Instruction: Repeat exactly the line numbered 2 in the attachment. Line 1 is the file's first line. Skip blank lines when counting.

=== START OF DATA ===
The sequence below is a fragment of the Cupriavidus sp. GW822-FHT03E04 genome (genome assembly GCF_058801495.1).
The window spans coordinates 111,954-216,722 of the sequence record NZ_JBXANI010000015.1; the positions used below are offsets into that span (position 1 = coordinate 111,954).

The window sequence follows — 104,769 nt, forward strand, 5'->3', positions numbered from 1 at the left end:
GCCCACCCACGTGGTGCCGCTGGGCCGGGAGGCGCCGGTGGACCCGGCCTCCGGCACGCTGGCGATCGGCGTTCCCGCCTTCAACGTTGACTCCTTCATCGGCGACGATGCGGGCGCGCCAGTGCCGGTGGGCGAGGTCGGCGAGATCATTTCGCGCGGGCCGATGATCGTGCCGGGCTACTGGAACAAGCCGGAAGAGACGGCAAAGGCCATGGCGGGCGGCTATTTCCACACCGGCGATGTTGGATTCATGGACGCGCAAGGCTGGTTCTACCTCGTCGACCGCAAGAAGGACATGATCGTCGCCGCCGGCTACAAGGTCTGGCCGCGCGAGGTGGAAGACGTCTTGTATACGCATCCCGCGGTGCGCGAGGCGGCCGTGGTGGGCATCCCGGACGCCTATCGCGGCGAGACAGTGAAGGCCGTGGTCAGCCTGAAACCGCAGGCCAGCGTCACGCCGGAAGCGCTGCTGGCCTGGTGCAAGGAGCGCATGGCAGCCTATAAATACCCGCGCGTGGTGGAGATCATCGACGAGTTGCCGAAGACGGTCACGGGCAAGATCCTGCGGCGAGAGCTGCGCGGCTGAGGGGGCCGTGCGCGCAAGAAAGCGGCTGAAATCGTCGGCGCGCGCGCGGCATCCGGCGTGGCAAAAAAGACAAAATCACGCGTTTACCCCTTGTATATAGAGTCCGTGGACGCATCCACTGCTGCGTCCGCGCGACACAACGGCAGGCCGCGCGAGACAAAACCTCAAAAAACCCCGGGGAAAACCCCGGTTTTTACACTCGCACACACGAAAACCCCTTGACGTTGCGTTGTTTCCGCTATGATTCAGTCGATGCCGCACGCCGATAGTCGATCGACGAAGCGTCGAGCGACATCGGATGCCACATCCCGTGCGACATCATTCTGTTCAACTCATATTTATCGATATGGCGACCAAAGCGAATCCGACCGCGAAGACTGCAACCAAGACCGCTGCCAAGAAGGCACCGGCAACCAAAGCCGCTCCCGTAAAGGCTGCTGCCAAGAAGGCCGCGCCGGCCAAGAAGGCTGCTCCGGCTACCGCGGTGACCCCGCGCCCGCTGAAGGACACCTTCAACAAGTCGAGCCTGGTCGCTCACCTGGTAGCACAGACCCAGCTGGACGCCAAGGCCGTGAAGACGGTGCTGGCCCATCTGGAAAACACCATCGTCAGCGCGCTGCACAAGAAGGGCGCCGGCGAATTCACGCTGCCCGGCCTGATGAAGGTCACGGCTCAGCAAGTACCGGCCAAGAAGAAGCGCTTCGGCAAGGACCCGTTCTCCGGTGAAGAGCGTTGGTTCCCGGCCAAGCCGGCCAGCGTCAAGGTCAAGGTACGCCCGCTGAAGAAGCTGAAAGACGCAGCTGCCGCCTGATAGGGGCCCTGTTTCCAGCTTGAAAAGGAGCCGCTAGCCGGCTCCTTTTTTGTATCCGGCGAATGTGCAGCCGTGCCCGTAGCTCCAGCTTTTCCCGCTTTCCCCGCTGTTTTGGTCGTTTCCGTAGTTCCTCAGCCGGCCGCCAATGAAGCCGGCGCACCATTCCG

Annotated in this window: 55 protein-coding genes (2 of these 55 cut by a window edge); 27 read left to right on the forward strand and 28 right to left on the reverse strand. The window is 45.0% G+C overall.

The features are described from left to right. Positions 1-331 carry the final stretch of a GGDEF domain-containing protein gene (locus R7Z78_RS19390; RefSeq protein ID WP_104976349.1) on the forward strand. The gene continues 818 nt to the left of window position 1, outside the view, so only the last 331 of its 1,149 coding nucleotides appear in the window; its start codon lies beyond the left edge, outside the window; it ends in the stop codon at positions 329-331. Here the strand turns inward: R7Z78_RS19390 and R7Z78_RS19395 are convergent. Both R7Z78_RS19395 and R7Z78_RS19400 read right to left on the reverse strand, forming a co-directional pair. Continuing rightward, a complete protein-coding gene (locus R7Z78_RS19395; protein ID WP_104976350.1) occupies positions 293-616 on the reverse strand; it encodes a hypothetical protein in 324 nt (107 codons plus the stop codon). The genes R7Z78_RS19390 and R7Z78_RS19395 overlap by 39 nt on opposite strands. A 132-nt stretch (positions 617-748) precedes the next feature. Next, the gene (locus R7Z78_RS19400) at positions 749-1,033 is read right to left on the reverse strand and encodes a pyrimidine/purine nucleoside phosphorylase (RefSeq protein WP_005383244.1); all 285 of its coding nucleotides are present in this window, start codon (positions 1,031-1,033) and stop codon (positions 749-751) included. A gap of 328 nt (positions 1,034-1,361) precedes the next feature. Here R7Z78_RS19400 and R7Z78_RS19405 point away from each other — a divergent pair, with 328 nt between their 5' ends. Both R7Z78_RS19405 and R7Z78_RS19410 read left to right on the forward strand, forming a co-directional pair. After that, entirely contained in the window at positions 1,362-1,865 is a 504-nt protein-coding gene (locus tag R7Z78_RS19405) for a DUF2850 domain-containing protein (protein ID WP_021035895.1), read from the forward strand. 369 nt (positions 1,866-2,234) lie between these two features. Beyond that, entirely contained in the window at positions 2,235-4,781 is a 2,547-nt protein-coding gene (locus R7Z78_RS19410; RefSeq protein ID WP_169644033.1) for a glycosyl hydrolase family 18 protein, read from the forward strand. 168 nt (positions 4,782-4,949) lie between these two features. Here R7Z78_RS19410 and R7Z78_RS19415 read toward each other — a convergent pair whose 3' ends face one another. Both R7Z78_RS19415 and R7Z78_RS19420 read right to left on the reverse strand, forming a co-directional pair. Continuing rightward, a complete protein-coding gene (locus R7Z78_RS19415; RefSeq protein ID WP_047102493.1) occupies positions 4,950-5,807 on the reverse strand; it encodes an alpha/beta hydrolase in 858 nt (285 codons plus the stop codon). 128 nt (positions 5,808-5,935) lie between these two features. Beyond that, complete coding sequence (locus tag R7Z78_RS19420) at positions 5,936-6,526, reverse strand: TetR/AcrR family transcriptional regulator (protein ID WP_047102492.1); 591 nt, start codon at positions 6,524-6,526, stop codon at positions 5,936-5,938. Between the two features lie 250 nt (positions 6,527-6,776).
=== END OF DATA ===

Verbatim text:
The window spans coordinates 111,954-216,722 of the sequence record NZ_JBXANI010000015.1; the positions used below are offsets into that span (position 1 = coordinate 111,954).